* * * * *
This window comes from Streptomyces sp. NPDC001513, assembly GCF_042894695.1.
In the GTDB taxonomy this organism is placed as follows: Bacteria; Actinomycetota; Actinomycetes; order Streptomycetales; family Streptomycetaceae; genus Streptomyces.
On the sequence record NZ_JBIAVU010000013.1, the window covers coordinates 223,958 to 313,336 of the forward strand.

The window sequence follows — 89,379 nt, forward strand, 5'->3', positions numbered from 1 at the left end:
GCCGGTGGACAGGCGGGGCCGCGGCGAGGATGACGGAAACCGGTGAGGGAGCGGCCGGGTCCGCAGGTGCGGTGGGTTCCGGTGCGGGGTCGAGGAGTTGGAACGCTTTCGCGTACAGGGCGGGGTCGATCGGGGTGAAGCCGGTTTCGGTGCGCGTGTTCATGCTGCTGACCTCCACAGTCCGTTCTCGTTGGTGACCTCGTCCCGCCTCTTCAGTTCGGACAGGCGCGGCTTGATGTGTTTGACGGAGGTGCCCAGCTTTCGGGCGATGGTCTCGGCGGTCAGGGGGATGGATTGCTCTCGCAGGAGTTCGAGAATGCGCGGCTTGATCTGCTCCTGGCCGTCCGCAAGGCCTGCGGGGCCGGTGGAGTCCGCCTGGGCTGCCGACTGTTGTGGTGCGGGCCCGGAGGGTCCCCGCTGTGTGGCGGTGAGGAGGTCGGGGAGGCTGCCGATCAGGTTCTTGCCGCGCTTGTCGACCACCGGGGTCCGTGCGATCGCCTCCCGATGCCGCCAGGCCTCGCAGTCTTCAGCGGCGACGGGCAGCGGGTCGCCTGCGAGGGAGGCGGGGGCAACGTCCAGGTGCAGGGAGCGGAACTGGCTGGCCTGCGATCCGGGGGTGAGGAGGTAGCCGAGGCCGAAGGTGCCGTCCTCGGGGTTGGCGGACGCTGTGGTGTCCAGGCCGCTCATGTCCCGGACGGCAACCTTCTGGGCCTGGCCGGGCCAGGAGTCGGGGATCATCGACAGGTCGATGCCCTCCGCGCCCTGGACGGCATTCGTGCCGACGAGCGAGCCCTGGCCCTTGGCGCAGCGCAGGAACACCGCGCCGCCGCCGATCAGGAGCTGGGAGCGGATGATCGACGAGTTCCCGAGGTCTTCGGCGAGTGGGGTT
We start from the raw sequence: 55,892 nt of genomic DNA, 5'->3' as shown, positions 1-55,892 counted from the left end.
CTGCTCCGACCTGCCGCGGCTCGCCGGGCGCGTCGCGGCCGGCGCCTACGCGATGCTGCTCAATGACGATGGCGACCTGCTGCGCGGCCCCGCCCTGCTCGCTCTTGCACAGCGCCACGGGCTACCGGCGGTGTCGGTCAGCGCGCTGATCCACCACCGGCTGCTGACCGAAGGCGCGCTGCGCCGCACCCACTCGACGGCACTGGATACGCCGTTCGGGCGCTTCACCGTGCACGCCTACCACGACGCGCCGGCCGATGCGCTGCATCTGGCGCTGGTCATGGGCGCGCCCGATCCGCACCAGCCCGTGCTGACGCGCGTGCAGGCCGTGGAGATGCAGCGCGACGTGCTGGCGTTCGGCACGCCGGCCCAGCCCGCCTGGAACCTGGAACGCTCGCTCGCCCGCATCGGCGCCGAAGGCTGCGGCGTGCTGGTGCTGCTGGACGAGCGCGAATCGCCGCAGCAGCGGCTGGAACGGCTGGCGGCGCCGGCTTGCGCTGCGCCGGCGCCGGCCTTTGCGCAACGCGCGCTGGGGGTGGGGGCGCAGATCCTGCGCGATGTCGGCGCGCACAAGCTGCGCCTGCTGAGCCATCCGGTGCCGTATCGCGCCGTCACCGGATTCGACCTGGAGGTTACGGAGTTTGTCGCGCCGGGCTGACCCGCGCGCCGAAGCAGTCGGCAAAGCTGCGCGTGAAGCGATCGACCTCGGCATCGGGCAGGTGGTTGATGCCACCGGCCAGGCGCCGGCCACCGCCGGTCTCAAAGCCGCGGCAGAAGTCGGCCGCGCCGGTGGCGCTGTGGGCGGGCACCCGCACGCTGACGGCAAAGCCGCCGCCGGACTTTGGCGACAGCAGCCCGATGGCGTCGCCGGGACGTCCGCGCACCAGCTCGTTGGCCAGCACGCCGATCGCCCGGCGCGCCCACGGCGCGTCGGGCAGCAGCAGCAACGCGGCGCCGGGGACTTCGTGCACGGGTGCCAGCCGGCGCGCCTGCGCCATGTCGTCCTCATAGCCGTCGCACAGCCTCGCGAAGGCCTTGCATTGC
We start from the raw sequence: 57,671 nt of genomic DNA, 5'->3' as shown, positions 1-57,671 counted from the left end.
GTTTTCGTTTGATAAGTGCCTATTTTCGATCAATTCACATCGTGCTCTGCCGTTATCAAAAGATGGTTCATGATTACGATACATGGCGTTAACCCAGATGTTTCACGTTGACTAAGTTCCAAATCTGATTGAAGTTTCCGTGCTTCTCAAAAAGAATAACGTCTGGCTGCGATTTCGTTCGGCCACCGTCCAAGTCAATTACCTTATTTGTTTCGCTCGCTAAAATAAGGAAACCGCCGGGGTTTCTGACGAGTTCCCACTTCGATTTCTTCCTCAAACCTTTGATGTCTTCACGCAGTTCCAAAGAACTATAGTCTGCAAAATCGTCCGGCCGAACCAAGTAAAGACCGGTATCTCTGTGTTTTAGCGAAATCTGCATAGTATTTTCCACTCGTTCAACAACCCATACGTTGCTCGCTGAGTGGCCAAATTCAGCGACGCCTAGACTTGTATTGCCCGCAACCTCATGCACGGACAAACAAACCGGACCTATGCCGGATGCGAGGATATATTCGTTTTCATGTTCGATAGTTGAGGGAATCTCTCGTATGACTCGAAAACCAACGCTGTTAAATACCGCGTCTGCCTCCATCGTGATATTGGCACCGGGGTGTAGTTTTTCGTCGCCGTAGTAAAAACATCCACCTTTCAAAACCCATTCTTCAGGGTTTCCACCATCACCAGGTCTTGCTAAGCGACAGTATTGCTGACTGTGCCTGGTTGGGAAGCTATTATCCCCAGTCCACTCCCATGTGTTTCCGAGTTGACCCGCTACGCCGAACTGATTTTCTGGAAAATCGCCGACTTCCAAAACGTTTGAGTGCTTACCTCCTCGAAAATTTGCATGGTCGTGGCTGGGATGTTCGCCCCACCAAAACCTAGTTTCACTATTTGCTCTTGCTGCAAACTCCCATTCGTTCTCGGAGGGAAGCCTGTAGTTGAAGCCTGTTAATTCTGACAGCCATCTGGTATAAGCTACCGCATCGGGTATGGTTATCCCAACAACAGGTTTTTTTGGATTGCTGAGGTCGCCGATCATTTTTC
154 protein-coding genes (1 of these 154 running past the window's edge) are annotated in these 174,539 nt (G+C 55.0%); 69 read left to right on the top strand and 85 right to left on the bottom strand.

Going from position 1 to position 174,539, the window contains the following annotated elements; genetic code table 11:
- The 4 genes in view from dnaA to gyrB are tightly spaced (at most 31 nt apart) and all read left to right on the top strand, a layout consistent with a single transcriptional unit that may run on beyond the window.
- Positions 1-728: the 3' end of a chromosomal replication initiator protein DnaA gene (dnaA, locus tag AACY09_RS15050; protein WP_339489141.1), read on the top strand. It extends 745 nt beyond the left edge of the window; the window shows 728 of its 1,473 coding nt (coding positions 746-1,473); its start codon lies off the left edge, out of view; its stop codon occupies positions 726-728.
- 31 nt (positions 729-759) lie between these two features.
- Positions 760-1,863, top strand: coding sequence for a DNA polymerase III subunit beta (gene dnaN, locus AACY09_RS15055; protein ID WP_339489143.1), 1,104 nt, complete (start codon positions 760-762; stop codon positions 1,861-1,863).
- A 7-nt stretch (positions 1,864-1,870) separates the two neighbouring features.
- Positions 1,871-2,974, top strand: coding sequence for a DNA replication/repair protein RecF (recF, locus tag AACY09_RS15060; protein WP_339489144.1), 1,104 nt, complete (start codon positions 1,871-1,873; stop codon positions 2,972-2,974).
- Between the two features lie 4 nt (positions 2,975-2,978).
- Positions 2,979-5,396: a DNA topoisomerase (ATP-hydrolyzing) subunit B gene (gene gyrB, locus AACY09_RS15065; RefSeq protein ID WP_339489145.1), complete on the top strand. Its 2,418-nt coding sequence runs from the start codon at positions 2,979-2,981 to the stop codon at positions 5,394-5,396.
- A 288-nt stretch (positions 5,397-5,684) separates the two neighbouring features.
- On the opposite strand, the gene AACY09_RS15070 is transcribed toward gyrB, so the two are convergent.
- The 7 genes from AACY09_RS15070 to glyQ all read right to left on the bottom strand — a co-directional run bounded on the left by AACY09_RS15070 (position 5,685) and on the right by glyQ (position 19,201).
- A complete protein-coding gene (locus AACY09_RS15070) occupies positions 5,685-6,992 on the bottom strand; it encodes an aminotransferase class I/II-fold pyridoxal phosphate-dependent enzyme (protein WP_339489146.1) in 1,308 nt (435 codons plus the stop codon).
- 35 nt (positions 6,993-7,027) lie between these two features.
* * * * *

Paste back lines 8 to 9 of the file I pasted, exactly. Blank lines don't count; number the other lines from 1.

We start from the raw sequence: 57,671 nt of genomic DNA, 5'->3' as shown, positions 1-57,671 counted from the left end.
GTTTTCGTTTGATAAGTGCCTATTTTCGATCAATTCACATCGTGCTCTGCCGTTATCAAAAGATGGTTCATGATTACGATACATGGCGTTAACCCAGATGTTTCACGTTGACTAAGTTCCAAATCTGATTGAAGTTTCCGTGCTTCTCAAAAAGAATAACGTCTGGCTGCGATTTCGTTCGGCCACCGTCCAAGTCAATTACCTTATTTGTTTCGCTCGCTAAAATAAGGAAACCGCCGGGGTTTCTGACGAGTTCCCACTTCGATTTCTTCCTCAAACCTTTGATGTCTTCACGCAGTTCCAAAGAACTATAGTCTGCAAAATCGTCCGGCCGAACCAAGTAAAGACCGGTATCTCTGTGTTTTAGCGAAATCTGCATAGTATTTTCCACTCGTTCAACAACCCATACGTTGCTCGCTGAGTGGCCAAATTCAGCGACGCCTAGACTTGTATTGCCCGCAACCTCATGCACGGACAAACAAACCGGACCTATGCCGGATGCGAGGATATATTCGTTTTCATGTTCGATAGTTGAGGGAATCTCTCGTATGACTCGAAAACCAACGCTGTTAAATACCGCGTCTGCCTCCATCGTGATATTGGCACCGGGGTGTAGTTTTTCGTCGCCGTAGTAAAAACATCCACCTTTCAAAACCCATTCTTCAGGGTTTCCACCATCACCAGGTCTTGCTAAGCGACAGTATTGCTGACTGTGCCTGGTTGGGAAGCTATTATCCCCAGTCCACTCCCATGTGTTTCCGAGTTGACCCGCTACGCCGAACTGATTTTCTGGAAAATCGCCGACTTCCAAAACGTTTGAGTGCTTACCTCCTCGAAAATTTGCATGGTCGTGGCTGGGATGTTCGCCCCACCAAAACCTAGTTTCACTATTTGCTCTTGCTGCAAACTCCCATTCGTTCTCGGAGGGAAGCCTGTAGTTGAAGCCTGTTAATTCTGACAGCCATCTGGTATAAGCTACCGCATCGGGTATGGTTATCCCAACAACAGGTTTTTTTGGATTGCTGAGGTCGCCGATCATTTTTC